It is no wonder, then, that cats are divided into two categories: the indoor cat and the outdoor cat. Depending on the owner and his or her trust of their cat’s intuition and their living environment, the independent cats are afforded the opportunity to roam free. This gives the cat the independence it desires, and in so doing, making him or her happier than if it were confined to indoor quarters. An outdoor cat does carry with it risk, though; the likelihood of the cat dying earlier, due to environmental factors, than it would as an indoor cat is considerably higher.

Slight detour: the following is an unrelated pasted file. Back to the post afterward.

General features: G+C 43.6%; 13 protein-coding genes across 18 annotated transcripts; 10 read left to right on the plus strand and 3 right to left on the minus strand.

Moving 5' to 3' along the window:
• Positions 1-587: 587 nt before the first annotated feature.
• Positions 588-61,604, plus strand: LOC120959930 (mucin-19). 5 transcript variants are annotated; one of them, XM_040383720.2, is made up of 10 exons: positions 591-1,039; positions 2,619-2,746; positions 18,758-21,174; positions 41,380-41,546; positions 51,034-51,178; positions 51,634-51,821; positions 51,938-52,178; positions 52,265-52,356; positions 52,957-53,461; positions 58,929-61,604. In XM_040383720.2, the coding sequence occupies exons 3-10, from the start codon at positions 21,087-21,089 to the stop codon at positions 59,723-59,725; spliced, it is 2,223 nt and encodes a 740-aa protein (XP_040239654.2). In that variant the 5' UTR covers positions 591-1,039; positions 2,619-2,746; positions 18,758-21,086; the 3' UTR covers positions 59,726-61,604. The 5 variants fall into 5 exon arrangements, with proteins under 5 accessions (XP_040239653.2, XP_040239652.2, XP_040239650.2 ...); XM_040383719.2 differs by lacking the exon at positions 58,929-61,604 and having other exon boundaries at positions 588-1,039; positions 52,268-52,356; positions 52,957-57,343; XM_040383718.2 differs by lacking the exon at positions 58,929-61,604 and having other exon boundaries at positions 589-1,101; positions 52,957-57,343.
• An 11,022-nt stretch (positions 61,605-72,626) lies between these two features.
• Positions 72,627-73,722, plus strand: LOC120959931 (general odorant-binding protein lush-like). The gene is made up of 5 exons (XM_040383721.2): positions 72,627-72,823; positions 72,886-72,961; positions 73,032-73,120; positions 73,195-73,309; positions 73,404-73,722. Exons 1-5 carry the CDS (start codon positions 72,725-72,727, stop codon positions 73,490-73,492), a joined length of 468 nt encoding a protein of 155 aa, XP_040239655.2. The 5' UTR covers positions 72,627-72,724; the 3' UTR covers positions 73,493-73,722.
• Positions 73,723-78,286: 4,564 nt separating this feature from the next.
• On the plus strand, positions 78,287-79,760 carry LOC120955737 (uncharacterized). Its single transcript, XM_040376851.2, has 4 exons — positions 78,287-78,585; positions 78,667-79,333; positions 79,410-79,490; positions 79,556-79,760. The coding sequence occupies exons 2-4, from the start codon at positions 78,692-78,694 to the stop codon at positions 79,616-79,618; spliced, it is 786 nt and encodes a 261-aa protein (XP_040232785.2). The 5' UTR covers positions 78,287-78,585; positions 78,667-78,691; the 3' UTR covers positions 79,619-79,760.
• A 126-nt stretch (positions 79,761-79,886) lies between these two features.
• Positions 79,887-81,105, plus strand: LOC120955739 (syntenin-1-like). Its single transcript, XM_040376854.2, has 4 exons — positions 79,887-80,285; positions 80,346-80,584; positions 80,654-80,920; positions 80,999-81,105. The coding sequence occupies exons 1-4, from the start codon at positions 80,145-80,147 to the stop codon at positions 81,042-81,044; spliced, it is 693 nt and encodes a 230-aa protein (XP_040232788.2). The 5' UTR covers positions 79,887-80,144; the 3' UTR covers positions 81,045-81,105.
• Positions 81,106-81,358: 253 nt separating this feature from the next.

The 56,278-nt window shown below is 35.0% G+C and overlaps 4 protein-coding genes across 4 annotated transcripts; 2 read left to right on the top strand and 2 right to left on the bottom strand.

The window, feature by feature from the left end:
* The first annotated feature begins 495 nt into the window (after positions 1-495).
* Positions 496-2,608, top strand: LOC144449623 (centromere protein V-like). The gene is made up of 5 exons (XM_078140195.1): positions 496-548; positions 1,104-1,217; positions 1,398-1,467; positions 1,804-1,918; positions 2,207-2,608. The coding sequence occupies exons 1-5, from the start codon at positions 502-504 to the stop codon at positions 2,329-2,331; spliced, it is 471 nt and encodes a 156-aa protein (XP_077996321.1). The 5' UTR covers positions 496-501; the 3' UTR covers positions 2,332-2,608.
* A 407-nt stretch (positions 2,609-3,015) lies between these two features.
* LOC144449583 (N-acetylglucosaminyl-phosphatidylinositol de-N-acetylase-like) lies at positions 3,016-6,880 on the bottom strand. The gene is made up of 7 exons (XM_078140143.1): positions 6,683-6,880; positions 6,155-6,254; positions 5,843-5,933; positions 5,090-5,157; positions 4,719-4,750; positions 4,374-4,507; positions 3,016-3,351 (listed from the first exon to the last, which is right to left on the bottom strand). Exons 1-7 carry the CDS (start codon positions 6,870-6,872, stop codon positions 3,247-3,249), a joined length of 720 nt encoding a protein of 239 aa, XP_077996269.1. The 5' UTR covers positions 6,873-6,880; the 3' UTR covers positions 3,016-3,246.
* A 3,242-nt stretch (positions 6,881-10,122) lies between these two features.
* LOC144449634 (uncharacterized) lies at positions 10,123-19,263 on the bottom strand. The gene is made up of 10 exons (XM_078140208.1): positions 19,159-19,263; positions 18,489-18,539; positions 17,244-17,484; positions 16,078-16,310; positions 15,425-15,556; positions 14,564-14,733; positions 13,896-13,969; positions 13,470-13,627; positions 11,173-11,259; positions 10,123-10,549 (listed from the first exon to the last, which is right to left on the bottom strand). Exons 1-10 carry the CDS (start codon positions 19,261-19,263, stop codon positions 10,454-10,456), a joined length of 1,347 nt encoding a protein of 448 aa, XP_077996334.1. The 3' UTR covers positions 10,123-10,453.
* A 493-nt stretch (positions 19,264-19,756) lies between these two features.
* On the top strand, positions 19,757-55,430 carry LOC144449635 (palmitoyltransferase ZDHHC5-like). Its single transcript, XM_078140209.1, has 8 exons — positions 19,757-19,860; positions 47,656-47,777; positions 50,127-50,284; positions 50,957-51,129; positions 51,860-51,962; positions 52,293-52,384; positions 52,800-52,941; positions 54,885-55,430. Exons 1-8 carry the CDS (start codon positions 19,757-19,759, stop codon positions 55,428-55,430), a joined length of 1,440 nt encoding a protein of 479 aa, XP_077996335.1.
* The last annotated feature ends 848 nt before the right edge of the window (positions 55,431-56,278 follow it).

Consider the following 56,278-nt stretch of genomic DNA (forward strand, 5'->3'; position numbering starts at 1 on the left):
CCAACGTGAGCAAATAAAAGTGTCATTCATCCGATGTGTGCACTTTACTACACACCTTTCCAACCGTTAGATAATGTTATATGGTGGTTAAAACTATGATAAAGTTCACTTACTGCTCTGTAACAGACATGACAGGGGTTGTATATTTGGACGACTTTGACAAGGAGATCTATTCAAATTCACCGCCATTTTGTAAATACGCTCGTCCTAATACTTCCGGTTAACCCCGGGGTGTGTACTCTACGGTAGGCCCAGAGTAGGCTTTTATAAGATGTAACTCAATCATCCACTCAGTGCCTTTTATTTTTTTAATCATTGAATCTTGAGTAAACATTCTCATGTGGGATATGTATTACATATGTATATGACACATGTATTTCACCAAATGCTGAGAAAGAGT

The indoor cat doesn’t have the same independence, creating a sort of cabin fever effect that can negatively impact a cat’s personality and inborn independent nature. But, the likelihood of a cat living a long life is greatly increased because, of course, environmental dangers don’t factor into its life like it does with the outdoor cat.
But because cats are so fickle and so hard to determine, how do you know the true nature of your cat? Furthermore, what can you do to guarantee the health a cat needs to survive in the quiet confines of your home or out on the range?
With the electronic manual, you’ll find out this and a whole lot more. Things like how to know what your cat’s real needs are, the best diet for your cat, what the perfect environment is for your cat, things you should never do with your cat, the exercise plan that fits your cat, the proper weight for your cat, ways in which to get your cat to form good habits and much, much more.